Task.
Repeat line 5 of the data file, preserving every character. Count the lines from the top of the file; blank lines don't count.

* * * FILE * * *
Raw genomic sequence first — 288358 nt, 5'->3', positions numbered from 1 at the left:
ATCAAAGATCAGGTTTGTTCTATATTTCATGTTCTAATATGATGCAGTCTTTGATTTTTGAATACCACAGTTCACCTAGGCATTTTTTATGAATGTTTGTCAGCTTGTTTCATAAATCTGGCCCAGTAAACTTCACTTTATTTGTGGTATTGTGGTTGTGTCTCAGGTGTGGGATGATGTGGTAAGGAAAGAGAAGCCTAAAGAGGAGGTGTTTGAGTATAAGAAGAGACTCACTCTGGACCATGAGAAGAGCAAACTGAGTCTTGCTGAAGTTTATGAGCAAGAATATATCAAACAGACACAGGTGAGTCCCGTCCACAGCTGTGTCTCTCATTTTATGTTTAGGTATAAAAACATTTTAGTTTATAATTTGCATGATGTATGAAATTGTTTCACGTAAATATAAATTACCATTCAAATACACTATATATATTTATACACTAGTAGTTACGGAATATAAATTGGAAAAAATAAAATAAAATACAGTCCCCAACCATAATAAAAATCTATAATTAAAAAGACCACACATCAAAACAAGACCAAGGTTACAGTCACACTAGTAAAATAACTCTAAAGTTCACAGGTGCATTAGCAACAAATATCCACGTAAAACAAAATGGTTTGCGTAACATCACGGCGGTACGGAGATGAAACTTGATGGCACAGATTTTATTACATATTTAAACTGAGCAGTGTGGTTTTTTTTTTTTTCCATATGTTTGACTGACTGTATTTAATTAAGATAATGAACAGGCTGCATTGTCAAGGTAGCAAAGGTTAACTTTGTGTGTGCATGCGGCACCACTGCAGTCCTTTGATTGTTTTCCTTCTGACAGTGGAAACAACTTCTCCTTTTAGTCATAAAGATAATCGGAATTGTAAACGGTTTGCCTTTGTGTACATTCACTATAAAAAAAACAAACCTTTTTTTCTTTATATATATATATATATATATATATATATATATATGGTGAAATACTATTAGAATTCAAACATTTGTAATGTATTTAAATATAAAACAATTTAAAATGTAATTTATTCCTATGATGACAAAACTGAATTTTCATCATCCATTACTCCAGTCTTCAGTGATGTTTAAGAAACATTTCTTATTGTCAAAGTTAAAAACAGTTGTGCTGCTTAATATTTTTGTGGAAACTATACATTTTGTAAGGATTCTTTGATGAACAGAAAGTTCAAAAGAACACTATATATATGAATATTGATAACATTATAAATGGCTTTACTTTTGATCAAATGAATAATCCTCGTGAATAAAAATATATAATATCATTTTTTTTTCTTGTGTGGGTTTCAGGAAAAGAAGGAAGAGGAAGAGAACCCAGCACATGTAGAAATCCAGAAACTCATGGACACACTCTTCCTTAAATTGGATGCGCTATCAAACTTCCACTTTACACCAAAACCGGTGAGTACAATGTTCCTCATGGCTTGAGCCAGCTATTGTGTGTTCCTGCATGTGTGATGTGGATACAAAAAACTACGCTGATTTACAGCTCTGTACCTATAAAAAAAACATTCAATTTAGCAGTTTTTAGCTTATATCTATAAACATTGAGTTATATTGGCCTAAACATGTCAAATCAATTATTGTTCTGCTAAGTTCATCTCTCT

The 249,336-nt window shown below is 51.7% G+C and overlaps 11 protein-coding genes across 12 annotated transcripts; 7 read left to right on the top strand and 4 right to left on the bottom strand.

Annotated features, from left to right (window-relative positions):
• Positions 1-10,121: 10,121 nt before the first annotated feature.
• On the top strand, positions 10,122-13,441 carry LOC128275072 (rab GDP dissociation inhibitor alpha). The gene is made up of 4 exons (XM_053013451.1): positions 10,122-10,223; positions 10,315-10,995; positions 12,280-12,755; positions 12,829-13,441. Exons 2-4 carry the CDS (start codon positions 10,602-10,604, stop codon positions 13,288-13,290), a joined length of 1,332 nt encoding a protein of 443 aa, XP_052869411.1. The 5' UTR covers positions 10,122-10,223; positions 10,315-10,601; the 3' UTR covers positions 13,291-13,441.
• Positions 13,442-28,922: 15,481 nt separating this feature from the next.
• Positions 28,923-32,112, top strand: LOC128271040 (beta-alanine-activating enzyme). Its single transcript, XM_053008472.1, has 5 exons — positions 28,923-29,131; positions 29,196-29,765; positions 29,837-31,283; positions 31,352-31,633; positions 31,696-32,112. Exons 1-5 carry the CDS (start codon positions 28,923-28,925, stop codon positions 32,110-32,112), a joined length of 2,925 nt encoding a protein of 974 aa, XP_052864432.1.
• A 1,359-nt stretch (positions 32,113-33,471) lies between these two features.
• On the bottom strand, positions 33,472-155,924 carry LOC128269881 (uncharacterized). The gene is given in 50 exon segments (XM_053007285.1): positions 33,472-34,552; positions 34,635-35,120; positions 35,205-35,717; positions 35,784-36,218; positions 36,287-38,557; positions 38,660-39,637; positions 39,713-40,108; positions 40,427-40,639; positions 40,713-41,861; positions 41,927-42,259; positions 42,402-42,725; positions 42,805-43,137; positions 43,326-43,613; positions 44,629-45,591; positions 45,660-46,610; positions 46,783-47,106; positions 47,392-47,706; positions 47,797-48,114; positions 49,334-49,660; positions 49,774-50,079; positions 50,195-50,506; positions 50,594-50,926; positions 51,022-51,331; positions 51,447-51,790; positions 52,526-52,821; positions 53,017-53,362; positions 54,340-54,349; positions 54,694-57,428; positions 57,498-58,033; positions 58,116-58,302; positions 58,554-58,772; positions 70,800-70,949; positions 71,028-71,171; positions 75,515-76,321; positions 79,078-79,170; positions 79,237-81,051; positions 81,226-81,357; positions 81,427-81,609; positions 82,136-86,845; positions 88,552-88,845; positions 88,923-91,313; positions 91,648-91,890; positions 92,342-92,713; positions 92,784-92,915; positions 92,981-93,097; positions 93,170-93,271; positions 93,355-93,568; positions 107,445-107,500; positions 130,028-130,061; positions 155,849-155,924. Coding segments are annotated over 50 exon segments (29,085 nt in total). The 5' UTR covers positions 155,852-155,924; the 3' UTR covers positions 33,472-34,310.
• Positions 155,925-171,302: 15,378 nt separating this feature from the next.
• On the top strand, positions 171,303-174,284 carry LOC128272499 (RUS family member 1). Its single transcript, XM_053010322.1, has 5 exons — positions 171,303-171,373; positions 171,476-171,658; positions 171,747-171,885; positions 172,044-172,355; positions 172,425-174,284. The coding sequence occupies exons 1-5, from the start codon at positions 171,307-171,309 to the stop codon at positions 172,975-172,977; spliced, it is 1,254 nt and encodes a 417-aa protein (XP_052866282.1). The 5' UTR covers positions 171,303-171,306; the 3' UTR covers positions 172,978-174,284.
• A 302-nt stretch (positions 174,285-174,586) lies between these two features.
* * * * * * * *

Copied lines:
• Positions 1-10,121: 10,121 nt before the first annotated feature.